Research has shown that while many people say they disapprove of Violence Against Women & Girls (VAWG), the practice is still common — and many people think it is still acceptable in ‘certain circumstances.’ It’s a subject that isn’t talked about enough in Nigeria, however, over time, with the aid of social media and committed organizations, it is being tackled one case at a time.
While social media has the potential to create change, we see that it also has contributed to the issues by fueling gender shaming and exacerbating the attitudes that legitimate gender based violence. This session, hosted by Purple, had three women dedicated to fighting this cause. They talked us through the many ways social media has aided their quest.
Unto a forward trajectory, Joy Onoriose Shokoya, lead counselor of Mirable Center, a sexual assault referral centre, said we have started using social media and technology and we shouldn’t stop; now more than ever we need to get the word out there for people to know that there are centers dedicated to helping them. She also added that we need celebrities to lend their voices to this cause as they have the power to influence many.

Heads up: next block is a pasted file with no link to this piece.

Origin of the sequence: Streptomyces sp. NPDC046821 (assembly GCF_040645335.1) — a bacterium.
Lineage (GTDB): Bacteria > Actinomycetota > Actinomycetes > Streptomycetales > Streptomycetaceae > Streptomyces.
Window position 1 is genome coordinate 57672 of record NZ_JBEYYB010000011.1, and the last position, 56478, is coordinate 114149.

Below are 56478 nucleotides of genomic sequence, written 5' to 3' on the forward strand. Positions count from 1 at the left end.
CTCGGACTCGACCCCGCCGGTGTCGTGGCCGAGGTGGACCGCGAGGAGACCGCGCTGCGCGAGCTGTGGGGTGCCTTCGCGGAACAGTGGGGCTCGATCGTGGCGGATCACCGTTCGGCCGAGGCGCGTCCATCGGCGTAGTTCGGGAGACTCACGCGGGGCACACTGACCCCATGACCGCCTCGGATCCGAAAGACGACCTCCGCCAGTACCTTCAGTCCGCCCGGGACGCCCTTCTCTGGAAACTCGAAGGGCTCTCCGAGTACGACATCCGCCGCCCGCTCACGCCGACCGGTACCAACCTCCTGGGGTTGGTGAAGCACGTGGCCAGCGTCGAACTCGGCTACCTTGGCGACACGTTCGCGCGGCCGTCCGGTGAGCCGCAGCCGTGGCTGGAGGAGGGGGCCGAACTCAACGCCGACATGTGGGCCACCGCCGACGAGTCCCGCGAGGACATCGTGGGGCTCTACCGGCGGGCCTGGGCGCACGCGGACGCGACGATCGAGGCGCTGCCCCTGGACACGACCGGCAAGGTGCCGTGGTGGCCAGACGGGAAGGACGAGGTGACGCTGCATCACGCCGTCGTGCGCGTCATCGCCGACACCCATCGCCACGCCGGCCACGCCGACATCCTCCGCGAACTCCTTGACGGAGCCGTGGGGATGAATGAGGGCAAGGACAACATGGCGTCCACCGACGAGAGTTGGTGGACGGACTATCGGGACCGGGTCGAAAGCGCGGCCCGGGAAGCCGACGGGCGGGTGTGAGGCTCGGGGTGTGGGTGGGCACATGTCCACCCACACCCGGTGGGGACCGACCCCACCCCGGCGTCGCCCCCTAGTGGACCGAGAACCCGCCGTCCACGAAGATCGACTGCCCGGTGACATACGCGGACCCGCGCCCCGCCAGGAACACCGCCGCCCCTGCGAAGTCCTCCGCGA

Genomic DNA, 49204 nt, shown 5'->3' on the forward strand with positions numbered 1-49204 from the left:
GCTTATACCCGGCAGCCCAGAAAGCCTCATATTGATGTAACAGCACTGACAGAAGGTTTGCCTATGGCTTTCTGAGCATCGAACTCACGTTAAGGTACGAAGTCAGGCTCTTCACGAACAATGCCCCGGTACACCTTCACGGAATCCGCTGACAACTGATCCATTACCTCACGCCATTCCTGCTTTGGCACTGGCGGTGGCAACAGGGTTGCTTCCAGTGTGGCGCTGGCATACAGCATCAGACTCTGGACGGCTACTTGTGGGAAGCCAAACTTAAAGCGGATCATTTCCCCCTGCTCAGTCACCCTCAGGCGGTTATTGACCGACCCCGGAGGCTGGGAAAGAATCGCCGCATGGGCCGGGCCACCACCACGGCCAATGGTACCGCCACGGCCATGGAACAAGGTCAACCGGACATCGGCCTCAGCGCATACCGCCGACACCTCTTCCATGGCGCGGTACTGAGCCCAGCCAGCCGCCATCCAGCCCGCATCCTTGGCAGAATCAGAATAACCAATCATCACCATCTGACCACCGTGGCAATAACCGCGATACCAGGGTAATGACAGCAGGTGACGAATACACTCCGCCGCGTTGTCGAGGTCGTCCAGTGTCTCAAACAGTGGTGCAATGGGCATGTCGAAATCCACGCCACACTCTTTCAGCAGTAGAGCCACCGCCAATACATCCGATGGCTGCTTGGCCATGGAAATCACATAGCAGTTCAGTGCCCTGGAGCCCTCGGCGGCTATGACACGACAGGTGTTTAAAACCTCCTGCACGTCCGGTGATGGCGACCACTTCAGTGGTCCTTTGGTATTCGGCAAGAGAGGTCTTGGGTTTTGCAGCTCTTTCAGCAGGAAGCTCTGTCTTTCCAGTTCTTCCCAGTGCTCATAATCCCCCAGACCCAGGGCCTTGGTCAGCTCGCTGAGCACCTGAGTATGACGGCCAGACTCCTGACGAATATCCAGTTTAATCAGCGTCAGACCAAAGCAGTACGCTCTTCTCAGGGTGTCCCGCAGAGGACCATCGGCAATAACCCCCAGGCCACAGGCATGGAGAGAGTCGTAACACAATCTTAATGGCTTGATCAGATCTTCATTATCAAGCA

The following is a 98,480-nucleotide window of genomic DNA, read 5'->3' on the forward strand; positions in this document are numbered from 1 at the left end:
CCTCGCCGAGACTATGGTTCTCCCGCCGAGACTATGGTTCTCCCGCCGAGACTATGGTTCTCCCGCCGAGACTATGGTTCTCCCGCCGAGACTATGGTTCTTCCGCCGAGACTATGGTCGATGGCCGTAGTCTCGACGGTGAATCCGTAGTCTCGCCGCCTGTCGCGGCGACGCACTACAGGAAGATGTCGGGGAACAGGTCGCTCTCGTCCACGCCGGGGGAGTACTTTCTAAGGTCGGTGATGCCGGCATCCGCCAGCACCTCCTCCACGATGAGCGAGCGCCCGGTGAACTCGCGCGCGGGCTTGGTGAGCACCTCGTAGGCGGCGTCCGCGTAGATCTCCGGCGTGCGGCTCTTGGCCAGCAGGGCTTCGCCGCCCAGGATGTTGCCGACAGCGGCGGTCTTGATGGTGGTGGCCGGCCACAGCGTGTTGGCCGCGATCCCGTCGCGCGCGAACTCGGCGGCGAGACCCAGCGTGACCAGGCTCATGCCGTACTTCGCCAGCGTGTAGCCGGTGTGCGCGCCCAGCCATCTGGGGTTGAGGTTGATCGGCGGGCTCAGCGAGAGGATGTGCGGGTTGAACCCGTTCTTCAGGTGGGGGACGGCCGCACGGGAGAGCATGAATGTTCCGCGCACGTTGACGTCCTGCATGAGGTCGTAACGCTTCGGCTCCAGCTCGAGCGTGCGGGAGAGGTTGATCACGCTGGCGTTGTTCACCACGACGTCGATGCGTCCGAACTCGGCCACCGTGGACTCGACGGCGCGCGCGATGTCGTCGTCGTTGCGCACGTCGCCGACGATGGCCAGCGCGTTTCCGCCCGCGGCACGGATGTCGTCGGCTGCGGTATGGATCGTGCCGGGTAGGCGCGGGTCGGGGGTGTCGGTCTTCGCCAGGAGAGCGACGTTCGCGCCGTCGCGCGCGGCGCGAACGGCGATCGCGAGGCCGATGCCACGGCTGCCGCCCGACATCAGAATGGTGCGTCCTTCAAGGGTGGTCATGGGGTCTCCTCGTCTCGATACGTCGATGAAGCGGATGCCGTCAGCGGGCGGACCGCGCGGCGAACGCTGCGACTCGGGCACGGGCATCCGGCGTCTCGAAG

Lola Viviour Adeniyi, the co-ordinator of the Lagos State Domestic and Sexual Voilence Response Team, added that there is a need to adjust our legislative framework to make it consistent to respond to these times. Furthermore, she explained that it is our collective responsibility to look around us and report any cases of domestic violence around us because being silent is as good as condoning it.
To buttress this, Oluwaseun Ayodeji Osowobi, executive director of Stand to End Rape (STER), says we can all make change by educating children around us early enough about sex and consent. Plus, our social media pages are change instruments; we should all stand for the cause.
Change starts from you. And me.